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Strong spatial variability of snow accumulation observed with helicopter-borne GPR on two adjacent Alpine glaciers


Machguth, H; Eisen, O; Paul, Frank; Hoelzle, Martin (2006). Strong spatial variability of snow accumulation observed with helicopter-borne GPR on two adjacent Alpine glaciers. Geophysical Research Letters, 33(13):online.

Abstract

This study compares high-resolution helicopter-borne radar measurements to extensive ground-based profiling of the snow cover on Findel- and Adler Glacier, Switzerland. The results demonstrate that derived accumulation values of either method are well in accordance. The spatial distribution of radar based snow depth allows a clear distinction of three zones of different accumulation characteristics: (1) The lower part of Findel Glacier shows a clear altitudinal trend while (2) the upper part has no trend in altitude but high spatial fluctuations in snow depth. (3) Adler Glacier's accumulation characteristics are similar to zone (2). However, despite their close vicinity, accumulation on (3) is reduced by 40% compared to (2). The observed strong spatial variability emphasises the need for spatially continuous measurements for studies involving accumulation on glaciers. Finally, reasons for observed variations (e.g., preferential snow deposition and snow redistribution) are discussed.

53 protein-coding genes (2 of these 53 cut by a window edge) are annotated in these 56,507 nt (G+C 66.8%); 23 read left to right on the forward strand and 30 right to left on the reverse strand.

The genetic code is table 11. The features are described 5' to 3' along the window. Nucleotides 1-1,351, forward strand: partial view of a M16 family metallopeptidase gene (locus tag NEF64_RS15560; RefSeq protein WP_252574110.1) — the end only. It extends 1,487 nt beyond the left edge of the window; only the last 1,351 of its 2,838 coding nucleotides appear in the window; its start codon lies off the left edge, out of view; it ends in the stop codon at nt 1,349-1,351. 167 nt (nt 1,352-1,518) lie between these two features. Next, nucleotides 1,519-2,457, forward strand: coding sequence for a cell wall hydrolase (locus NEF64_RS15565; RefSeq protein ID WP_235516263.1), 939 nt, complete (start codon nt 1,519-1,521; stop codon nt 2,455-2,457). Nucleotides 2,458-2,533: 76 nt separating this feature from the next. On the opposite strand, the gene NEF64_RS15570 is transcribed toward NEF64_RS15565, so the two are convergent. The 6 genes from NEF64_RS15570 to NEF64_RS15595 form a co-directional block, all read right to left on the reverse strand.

Abstract

This study compares high-resolution helicopter-borne radar measurements to extensive ground-based profiling of the snow cover on Findel- and Adler Glacier, Switzerland. The results demonstrate that derived accumulation values of either method are well in accordance. The spatial distribution of radar based snow depth allows a clear distinction of three zones of different accumulation characteristics: (1) The lower part of Findel Glacier shows a clear altitudinal trend while (2) the upper part has no trend in altitude but high spatial fluctuations in snow depth. (3) Adler Glacier's accumulation characteristics are similar to zone (2). However, despite their close vicinity, accumulation on (3) is reduced by 40% compared to (2). The observed strong spatial variability emphasises the need for spatially continuous measurements for studies involving accumulation on glaciers. Finally, reasons for observed variations (e.g., preferential snow deposition and snow redistribution) are discussed.

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Additional indexing

Item Type:Journal Article, refereed, original work
Communities & Collections:07 Faculty of Science > Institute of Geography
Dewey Decimal Classification:910 Geography & travel
Language:English
Date:2006
Deposited On:28 Mar 2013 09:48
Last Modified:19 Feb 2018 07:04
Publisher:American Geophysical Union
ISSN:0094-8276
OA Status:Hybrid
Publisher DOI:https://doi.org/10.1029/2006GL026576

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